If your scale is used to weigh bulk commodities, most likely the accuracy class will be either Class III or Class IIIL. Check to make sure that the accuracy class is the same for the load cell(s), weight indicator and load-receiver. Note that Class III devices can be substituted for Class IIIL but Class IIIL devices cannot be substituted for Class III.

Next, look for a value labeled n-max. This is the maximum number of divisions the device is rated for. The load cell, weight indicator, and load-receiver may have different values of n-max but the smallest of the three must be equal to or greater than the number of scale divisions. The number of scale divisions can be determined by dividing the scale capacity by the division value. In our example, we have a 1500-lb scale capacity and 0.5-lb divisions giving us 1500/0.5 or 3000 divisions. Checking, we find that our load cells have an n-max of 5000, the weight indicator has an n-max of 10,000 and the load-receiver has an n-max of 3000. The n-max for the load-receiver is the smallest of the three values and equal to the number of scale divisions so this is acceptable. Had the n-max of the load-receiver been 2500, the scale could not be used commercially.

Finally, we need to make one more check. Listed on the load cell nameplate or accompanying data sheet is a value called the minimum load cell verification interval or V-min. This value is the smallest value into which the load cell’s measuring range can be divided. For commercial use, V-min must be equal to or less than the scale division divided by the square root of the number of cells. Let’s say that our 1000-lb load cells have a V-min value of 0.04 lb. The calculation looks like:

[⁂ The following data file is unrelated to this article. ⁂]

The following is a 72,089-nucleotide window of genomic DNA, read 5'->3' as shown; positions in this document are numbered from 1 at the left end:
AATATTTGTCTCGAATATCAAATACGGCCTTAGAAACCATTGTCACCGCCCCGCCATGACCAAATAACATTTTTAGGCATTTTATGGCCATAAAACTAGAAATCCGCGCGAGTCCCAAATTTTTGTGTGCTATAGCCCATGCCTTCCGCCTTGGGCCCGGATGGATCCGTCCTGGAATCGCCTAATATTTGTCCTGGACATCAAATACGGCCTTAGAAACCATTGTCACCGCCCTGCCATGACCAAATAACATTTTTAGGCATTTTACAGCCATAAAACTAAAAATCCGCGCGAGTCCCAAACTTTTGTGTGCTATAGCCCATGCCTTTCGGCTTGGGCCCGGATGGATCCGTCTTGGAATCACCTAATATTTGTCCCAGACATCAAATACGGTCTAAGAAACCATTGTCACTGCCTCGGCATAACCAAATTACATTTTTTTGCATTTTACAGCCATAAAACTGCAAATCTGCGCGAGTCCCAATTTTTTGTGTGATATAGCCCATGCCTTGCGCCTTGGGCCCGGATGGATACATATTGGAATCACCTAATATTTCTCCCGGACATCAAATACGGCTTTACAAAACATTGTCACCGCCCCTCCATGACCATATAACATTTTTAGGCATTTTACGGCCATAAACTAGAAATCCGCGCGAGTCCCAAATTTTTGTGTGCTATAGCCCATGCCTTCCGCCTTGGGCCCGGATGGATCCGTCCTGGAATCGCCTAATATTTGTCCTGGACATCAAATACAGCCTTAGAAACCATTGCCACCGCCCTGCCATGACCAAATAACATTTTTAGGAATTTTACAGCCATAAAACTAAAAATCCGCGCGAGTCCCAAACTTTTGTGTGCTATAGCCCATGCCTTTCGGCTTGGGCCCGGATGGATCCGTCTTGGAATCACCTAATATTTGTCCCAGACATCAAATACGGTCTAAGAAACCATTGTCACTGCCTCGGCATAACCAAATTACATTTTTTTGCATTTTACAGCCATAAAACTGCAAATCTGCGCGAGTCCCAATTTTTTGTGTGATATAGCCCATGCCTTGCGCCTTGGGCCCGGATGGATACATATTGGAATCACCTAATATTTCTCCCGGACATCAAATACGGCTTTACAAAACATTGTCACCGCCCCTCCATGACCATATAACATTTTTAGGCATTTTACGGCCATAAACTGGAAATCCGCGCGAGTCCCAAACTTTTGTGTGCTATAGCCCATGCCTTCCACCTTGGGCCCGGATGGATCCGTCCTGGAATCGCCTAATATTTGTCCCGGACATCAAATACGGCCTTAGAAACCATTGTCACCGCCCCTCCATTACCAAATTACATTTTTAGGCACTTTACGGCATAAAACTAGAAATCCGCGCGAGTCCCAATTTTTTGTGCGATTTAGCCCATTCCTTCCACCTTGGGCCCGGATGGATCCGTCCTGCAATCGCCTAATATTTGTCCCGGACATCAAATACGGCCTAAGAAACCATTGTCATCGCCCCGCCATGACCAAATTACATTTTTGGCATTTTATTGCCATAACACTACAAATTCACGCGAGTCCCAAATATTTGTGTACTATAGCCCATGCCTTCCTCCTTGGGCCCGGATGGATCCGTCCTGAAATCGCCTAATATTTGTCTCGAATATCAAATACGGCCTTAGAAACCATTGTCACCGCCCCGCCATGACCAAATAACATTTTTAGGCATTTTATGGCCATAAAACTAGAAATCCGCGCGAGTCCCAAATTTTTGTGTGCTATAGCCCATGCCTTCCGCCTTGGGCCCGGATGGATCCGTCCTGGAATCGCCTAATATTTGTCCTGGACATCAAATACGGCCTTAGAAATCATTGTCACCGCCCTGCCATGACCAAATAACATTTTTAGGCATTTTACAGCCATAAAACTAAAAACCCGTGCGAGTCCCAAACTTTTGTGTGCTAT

V-min ≤ scale division/√ number of load cells ?

0.04 lb ≤ 0.5 lb/√4

0.04 lb ≤ 0.25 lb

Because the value of V-min is indeed less than the scale division divided by the square root of the number of load cells, the scale meets the requirement.

If your scale has a single cell, the procedure is just a little different. The following formula should be used:

V-min ≤ scale division/(√number of load cells x scale multiple)

In our example, we would have:

0.004 lb ≤ 0.5 lb/(√1 x 40)

0.004 lb ≤ 0.5 lb/40

0.004 lb ≤ 0.0125 lb

Note that the V-min value of the 100-lb-capacity cell is less than the V-min of the 1000-lb-capacity cells. The application is acceptable because the V-min of the single load cell is less than the calculated value.

Some of the most common types of industrial scales are (from top left clockwise) floor scales, bench scales, truck scales, and tank/hopper scales. |

The procedure for verifying that a load cell or group of load cells is compatible with the weight indicator and appropriate for the application is made up of several relatively simple steps. Armed with this information, you should be able to determine if the load cell(s), weight indicator, and load-receiver are compatible and appropriate for your weighing application. More information can be obtained from the National Institute on Standards and Technology (NIST) (www.nist.gov) Handbook 44 that serves as the bible for legal metrology in the U.S. or from Measurement Canada (www.ic.gc.ca) for commercial scales in Canada.

Steve Langford is vice president of engineering services, Cardinal Scale Manufacturing Co. (Webb City, MO). He is the past president of Scale Manufacturers Association, a member of National Conference on Weights and Measures Board of Directors, member of NTEC Weighing Sector, and a registered professional engineer. He received a BS in Electrical Engineering from the University of Arkansas, a BS in Business from Missouri Southern State University, and an MBA from Missouri Southern University. Langford can be reached at [email protected].

## About the Author(s)

You May Also Like